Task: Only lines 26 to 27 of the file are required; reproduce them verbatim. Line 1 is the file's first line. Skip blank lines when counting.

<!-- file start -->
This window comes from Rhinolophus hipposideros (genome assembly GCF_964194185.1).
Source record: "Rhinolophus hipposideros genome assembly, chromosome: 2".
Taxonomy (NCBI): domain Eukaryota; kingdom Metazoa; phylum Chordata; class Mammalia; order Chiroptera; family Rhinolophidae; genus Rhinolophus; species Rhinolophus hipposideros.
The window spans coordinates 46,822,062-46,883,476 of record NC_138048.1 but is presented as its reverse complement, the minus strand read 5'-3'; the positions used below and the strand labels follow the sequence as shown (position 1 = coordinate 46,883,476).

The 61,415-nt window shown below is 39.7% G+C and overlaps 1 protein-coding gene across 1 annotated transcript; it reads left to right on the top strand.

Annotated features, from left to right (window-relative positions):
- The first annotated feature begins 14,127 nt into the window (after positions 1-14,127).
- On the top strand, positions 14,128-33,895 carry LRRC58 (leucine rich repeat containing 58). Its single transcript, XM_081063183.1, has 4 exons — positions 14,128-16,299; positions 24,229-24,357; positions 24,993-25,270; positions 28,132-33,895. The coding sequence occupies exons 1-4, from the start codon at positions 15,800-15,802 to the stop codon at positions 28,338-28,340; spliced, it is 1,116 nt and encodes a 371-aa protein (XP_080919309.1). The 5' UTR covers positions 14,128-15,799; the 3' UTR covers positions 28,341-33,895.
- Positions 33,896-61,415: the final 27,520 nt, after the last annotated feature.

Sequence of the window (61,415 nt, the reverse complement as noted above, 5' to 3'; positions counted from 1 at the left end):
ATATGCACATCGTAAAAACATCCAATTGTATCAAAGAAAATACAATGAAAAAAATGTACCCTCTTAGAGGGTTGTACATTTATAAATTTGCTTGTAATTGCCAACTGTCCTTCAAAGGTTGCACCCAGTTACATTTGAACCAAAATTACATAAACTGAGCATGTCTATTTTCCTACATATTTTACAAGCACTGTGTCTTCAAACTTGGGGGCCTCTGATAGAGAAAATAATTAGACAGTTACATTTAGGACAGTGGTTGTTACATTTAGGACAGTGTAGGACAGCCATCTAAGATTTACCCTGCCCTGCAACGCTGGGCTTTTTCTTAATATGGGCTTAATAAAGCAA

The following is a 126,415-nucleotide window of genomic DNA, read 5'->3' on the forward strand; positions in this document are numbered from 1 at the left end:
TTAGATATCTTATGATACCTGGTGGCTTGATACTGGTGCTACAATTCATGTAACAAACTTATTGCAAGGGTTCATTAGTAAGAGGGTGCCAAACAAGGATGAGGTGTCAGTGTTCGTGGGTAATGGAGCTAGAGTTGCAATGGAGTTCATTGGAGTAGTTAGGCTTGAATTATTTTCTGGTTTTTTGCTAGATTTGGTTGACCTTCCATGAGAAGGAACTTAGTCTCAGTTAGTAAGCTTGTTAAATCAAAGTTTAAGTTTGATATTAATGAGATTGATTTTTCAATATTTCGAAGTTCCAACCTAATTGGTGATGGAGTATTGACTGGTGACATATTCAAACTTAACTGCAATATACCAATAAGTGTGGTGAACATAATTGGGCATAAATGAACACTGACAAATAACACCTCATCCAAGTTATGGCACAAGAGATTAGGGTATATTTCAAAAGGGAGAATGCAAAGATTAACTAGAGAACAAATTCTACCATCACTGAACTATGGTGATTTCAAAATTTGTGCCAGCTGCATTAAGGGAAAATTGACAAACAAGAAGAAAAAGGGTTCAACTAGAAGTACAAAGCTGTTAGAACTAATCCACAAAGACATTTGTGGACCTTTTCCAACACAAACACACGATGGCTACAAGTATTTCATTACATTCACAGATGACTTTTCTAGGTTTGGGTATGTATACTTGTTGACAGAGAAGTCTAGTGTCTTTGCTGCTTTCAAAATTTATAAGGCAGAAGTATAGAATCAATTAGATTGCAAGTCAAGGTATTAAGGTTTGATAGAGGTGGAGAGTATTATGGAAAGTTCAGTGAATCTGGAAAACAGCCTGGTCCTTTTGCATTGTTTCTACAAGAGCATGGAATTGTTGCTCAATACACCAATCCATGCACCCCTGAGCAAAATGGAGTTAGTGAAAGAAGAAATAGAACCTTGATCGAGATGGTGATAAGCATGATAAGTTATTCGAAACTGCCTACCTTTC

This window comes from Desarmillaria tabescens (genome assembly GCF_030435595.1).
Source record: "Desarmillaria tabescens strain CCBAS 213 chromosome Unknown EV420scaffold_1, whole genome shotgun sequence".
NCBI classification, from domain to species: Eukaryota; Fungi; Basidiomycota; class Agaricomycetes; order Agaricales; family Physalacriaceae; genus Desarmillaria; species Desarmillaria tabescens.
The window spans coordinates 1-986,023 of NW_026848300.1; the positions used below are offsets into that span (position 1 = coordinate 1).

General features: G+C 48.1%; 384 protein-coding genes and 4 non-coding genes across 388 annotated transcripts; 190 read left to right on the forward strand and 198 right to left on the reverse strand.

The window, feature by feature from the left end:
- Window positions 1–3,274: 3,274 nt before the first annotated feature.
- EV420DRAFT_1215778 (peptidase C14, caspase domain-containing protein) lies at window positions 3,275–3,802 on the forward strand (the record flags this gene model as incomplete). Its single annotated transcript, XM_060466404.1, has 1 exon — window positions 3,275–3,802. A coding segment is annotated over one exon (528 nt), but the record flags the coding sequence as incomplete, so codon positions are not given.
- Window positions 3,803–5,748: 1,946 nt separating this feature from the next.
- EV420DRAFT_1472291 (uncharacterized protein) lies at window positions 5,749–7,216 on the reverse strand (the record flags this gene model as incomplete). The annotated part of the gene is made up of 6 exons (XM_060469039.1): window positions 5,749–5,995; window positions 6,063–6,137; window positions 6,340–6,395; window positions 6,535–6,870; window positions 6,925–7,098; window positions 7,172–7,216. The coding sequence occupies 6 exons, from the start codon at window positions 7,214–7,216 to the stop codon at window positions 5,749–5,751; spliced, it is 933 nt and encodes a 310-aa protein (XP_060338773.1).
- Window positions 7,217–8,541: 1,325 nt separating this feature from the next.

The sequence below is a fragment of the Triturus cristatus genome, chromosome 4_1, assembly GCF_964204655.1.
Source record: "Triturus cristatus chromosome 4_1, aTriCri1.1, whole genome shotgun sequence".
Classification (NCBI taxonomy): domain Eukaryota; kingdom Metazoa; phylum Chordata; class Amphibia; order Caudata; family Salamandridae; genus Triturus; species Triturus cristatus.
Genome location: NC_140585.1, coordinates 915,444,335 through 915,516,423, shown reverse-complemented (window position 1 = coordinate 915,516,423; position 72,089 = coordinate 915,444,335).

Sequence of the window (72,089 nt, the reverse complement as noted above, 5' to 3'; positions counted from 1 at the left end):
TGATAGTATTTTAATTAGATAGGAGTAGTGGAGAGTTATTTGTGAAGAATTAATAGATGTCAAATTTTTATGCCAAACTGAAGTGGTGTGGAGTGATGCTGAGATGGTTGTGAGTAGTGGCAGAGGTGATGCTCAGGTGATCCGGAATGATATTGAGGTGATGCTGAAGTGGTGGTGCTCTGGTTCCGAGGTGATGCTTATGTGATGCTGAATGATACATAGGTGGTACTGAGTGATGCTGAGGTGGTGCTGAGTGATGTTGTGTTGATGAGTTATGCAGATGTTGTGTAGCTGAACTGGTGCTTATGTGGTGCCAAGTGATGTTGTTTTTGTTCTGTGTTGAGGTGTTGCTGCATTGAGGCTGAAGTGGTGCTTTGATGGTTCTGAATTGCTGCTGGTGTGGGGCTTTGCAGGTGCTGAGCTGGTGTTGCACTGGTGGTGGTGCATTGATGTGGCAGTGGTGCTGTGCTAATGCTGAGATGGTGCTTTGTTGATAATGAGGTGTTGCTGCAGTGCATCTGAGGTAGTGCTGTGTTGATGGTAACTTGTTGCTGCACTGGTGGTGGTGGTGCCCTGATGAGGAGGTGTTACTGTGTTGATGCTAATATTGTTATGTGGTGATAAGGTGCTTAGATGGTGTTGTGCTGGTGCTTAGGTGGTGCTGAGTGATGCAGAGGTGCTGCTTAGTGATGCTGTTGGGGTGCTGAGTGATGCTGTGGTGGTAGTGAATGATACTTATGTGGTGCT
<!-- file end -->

Source record: "Triturus cristatus chromosome 4_1, aTriCri1.1, whole genome shotgun sequence".
Classification (NCBI taxonomy): domain Eukaryota; kingdom Metazoa; phylum Chordata; class Amphibia; order Caudata; family Salamandridae; genus Triturus; species Triturus cristatus.